Tryon officials take tour of dilapidated area homes

Published 1:30 pm Friday, June 6, 2008

The Town of Tryon is now taking steps to address some eyesores in the area, especially in the eastside community where officials have found numerous dilapidated houses.

Tryon Town Council, along with town code enforcement officer Yvonne Janssen, police chief, public works director, town clerk and manager, took a tour on Tuesday of dilapidated homes in the town. Most were in the eastside neighborhood, and a couple of homes were on Depot Street.

Tryon councilman Roy Miller and former councilman Warren Carson have both cited problems with living conditions in the eastside community, particularly with run-down homes, some of which are being used for drug and other illegal activities.

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The tour Tuesday identified 14 homes that have either been vacant for many years or have had excessive code enforcement issues such as unkept grounds. Janssen reviewed what steps had been taken so far concerning code enforcement on each property and said the important thing for the town to do now is discuss what funds are available to do the most immediate cleanup of some of the homes.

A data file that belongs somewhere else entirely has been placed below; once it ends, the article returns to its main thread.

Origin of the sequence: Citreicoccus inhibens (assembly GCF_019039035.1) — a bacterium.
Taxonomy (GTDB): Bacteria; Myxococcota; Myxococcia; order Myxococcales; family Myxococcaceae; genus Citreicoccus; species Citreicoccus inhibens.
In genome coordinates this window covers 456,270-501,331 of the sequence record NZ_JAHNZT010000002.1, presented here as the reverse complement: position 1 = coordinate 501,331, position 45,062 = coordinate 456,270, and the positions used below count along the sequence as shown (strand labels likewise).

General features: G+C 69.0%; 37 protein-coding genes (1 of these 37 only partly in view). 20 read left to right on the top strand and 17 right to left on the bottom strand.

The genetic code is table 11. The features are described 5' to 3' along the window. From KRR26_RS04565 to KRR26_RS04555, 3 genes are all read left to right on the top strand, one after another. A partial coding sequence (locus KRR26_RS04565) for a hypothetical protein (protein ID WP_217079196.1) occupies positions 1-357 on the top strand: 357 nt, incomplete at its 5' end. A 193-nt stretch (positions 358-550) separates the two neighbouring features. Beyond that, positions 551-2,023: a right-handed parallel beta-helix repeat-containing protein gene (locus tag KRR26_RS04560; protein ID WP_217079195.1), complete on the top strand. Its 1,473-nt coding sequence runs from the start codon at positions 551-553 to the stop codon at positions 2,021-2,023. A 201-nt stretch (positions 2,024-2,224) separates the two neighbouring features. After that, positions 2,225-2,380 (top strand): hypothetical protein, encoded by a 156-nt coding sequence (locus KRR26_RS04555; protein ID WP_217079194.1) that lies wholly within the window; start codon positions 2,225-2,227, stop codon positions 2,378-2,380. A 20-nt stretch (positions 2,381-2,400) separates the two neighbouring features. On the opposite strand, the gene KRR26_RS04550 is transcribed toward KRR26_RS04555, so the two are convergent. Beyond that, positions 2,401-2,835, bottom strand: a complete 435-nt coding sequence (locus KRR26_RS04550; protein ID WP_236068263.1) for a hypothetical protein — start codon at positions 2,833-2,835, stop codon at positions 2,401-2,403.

Officials described some of the issues the town faces in attempting to deal with dilapidated homes. They said some owners do not live locally, including some as far away as California, and once they are contacted they may tell town officials they are taking steps to renovate the home but nothing is ever done.

In a budget work session following the tour, Tryon Town Council discussed earmarking $30,000 in next year&squo;s budget to clean up some dilapidated homes. Officials discussed plans to begin working with homeowners to remove structures themselves and seek reimbursement either through the homeowners or the land sales.

Miller and Carson have both called on several occasions for the city to clean up the eastside community and enforce codes and laws. Other issues they&squo;ve cited include drug traffic, loitering, larceny, vandalism, speeding and noise. As evidenced by the tour on Tuesday, narrow streets are also a problem in the community. One of the vacant homes looked literally to be falling off a hill. Another problem with one dilapidated home is insect infestation, which Tryon officials said the health department is currently investigating.